The new technology, called the Cologuard sDNA test, works by identifying specific altered DNA in cells shed by pre-cancerous or cancerous polyps into the patient's stool.
If a DNA abnormality is found, a colonoscopy would still be needed to confirm the results, just as happens now after a positive fecal occult blood test (FOBT) result.
To see whether the test was effective, Ahlquist's team tried it out on more than 1,100 frozen stool samples from patients with and without colorectal cancer.
The test was able to detect 85.3 percent of colorectal cancers and 63.8 percent of polyps bigger than 1 centimeter. Polyps this size are considered pre-cancers and most likely to progress to cancer, Ahlquist said.
The sensitivity of the test is much better than what has been seen in other stool screening tests, the ACS' Brooks added. "But, showing that in a small group of samples is very different from demonstrating that in a population where only a small number of individuals are going to have polyps of that size. Then we will know if this is a big step forward," he said.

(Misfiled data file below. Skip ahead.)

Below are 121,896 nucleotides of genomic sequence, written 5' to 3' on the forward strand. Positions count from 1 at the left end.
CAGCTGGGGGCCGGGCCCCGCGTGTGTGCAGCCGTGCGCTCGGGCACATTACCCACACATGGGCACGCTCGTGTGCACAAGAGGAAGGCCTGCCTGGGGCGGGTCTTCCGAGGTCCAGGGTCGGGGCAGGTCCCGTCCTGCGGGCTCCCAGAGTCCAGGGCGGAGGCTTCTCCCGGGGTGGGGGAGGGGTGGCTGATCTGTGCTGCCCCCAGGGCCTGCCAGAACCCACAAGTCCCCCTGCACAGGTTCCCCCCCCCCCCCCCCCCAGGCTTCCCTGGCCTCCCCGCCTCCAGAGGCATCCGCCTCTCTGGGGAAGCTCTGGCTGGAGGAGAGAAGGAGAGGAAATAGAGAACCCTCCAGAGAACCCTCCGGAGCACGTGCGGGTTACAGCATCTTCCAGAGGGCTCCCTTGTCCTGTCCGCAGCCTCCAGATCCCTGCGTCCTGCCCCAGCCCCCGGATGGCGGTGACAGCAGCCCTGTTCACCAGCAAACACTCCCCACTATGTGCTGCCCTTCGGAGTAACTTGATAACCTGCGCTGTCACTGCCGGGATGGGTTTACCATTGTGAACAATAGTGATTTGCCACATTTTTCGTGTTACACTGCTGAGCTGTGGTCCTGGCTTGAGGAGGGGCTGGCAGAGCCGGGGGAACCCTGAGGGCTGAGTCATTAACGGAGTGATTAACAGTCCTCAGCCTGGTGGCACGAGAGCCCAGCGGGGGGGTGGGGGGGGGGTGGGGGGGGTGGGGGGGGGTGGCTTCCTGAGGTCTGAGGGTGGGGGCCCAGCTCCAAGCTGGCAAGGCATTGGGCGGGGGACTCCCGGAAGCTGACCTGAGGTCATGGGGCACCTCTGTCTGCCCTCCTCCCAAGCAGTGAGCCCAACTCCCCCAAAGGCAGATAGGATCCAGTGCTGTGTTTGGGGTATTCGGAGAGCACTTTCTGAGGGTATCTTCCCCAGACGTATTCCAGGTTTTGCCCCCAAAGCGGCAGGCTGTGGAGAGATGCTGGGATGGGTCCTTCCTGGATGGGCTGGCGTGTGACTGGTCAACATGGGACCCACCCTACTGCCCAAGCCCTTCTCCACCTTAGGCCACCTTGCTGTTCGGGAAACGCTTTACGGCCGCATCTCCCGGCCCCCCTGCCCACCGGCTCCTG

According to Ahlquist, Cologuard is the first noninvasive test to detect pre-cancerous polyps, he added.
In addition, the test is the only one that is able to identify cancer in all locations throughout the colon, something which other tests either can't or don't do well, Ahlquist said.
One more advantage: patients do not need to do any special preparation before taking the test, something that other tests require, he added.
Ahlquist noted that the test still needs to be refined. "We learned there are still some bugs and we can make the test even better," he said.
Cologuard is not yet available for sale. Clinical trials comparing the test with colonoscopy are slated to start next year. Ahlquist hopes that the test will be approved and available within two years.
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